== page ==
September 13th, 2013
This blog post is the first post in a two-part series on the connection between extractive industries and corruption in developing countries.
Natural resources, particularly fuels and ores, are often associated paradoxically with stagnant economic growth. More intuitively, natural resource wealth is also often associated with poorer governance, most notably corruption. Understanding why this is the case, however, is not necessarily intuitive. To that end, I’ll explore the correlational relationship between natural resource wealth and corruption in this post and show a model for examining these issues. Next week, I’ll use these theories to talk about some specific hypotheses explaining...
February 22nd, 2012
Compared to some of the countries in the neighborhood, Uganda is doing pretty well. Directly to the West lies the Democratic Republic of the Congo, ranked by Foreign Policy as the world’s fourth most failed state. With a per capita GDP of $189, it is one of the poorest nations in the world. In the last ten years, it has fallen into near chaos, with many areas lacking law, order, electricity, and medicine. Directly to the North of Uganda lies South Sudan, the world’s newest nation, which despite outward promises remains in a fearsome political deadlock with its northern...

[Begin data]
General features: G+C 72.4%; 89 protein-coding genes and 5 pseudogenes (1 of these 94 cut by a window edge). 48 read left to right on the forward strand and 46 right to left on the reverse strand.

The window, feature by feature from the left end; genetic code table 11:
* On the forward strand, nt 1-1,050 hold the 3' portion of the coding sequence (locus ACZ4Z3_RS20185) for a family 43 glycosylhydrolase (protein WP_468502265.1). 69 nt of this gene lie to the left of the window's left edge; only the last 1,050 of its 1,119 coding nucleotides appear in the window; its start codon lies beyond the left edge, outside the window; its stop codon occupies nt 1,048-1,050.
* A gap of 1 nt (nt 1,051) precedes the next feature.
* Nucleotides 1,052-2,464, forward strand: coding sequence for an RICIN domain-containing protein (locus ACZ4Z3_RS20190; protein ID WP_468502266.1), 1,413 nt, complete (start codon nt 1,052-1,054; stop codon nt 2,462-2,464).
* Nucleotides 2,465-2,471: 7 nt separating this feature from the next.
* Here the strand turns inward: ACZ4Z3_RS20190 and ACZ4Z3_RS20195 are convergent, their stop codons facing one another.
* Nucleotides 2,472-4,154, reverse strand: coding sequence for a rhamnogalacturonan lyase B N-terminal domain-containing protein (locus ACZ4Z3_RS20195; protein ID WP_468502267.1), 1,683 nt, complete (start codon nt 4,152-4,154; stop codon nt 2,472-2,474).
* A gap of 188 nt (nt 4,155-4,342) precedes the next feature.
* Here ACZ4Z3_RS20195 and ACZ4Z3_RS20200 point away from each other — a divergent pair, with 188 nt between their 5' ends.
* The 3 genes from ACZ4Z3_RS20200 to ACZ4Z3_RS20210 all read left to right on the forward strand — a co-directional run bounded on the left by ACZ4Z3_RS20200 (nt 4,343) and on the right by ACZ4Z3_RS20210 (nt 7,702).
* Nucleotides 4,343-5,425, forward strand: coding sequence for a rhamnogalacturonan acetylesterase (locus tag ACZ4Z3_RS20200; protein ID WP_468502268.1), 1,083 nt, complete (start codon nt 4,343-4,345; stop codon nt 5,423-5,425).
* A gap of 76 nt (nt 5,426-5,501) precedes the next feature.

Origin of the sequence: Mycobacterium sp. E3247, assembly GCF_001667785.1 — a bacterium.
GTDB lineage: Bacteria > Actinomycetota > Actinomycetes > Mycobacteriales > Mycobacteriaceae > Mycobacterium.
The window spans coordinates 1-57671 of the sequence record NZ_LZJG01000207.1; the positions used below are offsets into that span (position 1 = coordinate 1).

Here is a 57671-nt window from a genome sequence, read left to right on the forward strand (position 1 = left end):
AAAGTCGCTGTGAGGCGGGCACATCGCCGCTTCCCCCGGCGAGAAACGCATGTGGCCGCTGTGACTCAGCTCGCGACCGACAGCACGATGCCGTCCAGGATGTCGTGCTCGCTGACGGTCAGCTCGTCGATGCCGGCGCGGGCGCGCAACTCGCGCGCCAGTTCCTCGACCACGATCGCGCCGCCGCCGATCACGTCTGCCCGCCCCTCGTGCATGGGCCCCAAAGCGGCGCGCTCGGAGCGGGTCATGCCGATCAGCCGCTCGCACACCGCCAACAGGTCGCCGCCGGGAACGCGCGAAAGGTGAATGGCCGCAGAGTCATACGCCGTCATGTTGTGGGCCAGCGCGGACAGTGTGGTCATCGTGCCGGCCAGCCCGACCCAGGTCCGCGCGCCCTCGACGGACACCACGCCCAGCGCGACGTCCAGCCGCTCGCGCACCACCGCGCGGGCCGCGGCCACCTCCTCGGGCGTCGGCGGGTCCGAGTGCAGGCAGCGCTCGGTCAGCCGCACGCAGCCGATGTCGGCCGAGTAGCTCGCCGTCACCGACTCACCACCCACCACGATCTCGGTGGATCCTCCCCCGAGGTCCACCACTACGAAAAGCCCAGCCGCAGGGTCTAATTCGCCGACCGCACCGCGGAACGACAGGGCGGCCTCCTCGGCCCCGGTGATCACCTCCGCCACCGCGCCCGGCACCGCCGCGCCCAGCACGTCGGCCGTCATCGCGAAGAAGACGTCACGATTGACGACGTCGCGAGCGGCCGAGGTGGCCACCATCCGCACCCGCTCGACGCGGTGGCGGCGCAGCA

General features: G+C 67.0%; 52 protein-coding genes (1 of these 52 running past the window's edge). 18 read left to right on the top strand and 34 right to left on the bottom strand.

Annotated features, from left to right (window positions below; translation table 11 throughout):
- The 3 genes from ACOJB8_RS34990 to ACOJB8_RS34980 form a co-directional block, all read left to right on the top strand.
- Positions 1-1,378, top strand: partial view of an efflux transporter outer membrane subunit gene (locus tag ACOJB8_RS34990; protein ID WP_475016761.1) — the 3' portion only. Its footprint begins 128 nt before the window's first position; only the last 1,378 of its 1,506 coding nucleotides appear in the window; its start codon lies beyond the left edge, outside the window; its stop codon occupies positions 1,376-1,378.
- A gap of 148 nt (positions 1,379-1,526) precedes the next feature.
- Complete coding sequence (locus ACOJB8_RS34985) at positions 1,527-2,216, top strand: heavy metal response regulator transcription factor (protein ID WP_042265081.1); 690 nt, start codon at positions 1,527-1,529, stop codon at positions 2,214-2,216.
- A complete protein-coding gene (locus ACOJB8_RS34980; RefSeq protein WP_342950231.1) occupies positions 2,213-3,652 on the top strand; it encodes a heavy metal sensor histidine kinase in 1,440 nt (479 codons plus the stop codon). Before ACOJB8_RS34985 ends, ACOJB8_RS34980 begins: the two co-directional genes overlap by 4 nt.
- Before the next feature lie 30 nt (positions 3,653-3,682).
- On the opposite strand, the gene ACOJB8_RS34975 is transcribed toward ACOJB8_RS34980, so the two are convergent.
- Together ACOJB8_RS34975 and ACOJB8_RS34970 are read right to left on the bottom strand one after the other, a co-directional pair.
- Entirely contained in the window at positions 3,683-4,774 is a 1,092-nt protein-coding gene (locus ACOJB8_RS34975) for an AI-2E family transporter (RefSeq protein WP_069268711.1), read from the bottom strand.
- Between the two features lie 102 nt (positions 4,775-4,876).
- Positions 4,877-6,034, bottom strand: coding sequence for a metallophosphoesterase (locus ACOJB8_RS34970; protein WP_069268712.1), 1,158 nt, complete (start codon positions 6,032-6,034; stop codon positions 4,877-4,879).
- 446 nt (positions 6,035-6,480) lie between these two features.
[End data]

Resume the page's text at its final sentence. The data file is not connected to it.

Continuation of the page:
May 27th, 2011
Publish What You Pay and Eurodad have launched a briefing paper
(PDF) calling on the EU to propose legally binding measures to require natural resource companies to publish key financial information for each country and project in which they operate.
In recent months, civil society groups working on financial transparency and on tax and development have actively engaged the European Commission and other European institutions responsible for drafting key legislative and non-legislative proposals that will potentially reform European financial reporting standards.
This paper aims to contribute to the current debate...